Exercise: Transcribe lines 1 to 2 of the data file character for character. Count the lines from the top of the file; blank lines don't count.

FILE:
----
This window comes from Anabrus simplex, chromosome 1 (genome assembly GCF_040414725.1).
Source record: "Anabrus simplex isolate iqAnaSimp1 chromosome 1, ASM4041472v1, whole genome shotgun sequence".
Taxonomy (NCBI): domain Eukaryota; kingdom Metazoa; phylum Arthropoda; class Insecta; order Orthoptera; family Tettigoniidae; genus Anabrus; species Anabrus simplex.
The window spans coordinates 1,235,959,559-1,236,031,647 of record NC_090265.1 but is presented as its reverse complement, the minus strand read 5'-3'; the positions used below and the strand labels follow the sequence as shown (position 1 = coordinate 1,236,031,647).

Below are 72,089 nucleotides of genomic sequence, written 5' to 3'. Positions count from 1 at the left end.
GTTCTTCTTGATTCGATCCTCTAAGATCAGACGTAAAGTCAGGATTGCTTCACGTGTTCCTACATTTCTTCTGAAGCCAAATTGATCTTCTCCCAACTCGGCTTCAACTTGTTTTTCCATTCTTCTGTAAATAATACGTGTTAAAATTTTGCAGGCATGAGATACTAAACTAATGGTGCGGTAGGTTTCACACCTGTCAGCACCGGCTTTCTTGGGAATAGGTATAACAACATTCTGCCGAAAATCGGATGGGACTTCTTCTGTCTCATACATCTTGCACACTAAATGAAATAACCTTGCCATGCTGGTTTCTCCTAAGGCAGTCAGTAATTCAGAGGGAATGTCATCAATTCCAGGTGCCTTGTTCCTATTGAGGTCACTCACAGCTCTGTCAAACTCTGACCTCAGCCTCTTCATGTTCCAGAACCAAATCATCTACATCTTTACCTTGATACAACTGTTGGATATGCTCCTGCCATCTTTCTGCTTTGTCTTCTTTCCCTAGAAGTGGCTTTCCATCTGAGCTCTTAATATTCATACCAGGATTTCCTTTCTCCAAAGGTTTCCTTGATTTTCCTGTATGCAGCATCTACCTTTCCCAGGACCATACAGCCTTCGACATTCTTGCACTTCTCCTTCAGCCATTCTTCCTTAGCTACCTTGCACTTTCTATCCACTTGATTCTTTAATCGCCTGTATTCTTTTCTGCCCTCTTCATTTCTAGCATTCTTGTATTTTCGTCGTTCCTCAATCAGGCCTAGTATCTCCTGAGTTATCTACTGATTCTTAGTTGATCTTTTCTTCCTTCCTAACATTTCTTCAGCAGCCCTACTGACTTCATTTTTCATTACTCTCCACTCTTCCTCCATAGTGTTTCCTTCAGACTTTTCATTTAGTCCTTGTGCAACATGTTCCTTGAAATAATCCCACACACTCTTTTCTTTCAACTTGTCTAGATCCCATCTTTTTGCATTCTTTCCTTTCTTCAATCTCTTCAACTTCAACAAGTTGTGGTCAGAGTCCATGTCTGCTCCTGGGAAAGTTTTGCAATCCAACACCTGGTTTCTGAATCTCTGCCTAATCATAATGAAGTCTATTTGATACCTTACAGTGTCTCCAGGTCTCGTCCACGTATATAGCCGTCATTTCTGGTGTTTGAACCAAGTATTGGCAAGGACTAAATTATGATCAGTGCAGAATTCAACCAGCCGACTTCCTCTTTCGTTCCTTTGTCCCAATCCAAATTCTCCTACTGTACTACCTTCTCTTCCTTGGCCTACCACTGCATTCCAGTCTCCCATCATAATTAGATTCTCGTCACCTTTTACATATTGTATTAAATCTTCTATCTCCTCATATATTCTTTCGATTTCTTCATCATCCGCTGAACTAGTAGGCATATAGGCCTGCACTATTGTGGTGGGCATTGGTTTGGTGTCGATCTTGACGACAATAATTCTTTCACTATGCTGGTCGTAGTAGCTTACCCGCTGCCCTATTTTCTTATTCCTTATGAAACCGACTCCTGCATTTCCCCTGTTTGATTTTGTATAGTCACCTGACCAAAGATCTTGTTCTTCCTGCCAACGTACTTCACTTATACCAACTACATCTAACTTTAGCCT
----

This window comes from Anabrus simplex, chromosome 1 (genome assembly GCF_040414725.1).
Source record: "Anabrus simplex isolate iqAnaSimp1 chromosome 1, ASM4041472v1, whole genome shotgun sequence".